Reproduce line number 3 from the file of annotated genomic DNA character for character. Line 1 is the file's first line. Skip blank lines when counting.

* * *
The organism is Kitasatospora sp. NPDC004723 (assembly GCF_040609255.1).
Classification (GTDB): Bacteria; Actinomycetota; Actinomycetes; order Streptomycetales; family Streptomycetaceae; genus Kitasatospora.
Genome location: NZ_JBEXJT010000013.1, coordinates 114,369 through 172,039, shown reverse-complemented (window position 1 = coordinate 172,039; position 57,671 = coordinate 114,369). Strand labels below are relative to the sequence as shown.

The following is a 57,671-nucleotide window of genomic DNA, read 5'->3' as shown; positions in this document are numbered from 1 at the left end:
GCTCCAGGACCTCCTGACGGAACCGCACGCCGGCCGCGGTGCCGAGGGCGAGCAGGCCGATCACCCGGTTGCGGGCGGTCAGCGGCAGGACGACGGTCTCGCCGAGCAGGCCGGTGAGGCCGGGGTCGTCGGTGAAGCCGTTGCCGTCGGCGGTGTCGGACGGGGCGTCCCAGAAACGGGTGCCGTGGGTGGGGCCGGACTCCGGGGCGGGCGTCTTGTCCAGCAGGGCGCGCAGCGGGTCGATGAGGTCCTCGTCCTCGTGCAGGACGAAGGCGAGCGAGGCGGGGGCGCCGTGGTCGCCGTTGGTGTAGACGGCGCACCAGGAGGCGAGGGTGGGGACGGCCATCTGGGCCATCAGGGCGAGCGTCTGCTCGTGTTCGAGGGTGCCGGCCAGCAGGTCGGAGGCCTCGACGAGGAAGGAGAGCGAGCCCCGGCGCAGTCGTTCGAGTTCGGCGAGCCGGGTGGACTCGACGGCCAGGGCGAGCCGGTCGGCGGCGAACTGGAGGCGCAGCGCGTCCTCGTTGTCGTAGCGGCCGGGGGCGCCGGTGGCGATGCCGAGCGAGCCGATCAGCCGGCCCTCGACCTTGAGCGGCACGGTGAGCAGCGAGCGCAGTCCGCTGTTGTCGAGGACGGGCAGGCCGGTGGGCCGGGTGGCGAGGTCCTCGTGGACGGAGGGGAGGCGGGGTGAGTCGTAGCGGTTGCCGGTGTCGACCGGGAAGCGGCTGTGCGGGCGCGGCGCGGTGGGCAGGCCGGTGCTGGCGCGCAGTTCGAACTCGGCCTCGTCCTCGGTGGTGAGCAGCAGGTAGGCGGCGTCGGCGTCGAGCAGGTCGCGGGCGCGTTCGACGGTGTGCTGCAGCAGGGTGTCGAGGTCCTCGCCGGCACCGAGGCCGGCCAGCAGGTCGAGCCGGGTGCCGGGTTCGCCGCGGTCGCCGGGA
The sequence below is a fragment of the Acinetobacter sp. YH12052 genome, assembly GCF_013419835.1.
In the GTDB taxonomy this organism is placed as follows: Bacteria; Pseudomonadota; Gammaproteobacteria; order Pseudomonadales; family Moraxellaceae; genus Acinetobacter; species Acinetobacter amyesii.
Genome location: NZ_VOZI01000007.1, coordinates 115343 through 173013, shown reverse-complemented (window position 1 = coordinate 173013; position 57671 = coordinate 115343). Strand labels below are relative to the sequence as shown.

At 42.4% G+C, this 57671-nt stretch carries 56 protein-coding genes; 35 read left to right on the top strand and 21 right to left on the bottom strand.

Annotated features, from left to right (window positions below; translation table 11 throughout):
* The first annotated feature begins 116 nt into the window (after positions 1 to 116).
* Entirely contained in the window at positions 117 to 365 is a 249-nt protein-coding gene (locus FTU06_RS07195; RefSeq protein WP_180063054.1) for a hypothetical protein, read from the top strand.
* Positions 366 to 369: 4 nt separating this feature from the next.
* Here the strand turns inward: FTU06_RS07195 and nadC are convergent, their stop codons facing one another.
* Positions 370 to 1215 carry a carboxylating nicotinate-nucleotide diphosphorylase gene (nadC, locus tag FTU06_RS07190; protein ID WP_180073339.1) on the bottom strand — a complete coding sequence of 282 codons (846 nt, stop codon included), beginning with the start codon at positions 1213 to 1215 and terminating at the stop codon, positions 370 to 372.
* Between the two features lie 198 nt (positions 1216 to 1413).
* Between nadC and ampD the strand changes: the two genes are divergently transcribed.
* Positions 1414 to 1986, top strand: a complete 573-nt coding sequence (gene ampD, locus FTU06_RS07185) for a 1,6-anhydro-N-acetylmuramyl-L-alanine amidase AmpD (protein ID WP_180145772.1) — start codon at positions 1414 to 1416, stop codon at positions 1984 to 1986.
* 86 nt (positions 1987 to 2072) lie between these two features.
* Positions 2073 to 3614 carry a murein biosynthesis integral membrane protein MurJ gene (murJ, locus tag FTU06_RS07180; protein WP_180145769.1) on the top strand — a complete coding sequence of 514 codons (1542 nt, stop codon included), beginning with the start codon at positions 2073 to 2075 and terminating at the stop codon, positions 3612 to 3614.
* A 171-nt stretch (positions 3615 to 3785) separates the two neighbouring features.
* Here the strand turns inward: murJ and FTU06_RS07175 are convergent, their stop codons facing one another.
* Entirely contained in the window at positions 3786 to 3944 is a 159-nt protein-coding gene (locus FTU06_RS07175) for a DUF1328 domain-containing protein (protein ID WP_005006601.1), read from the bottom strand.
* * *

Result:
Genome location: NZ_JBEXJT010000013.1, coordinates 114,369 through 172,039, shown reverse-complemented (window position 1 = coordinate 172,039; position 57,671 = coordinate 114,369). Strand labels below are relative to the sequence as shown.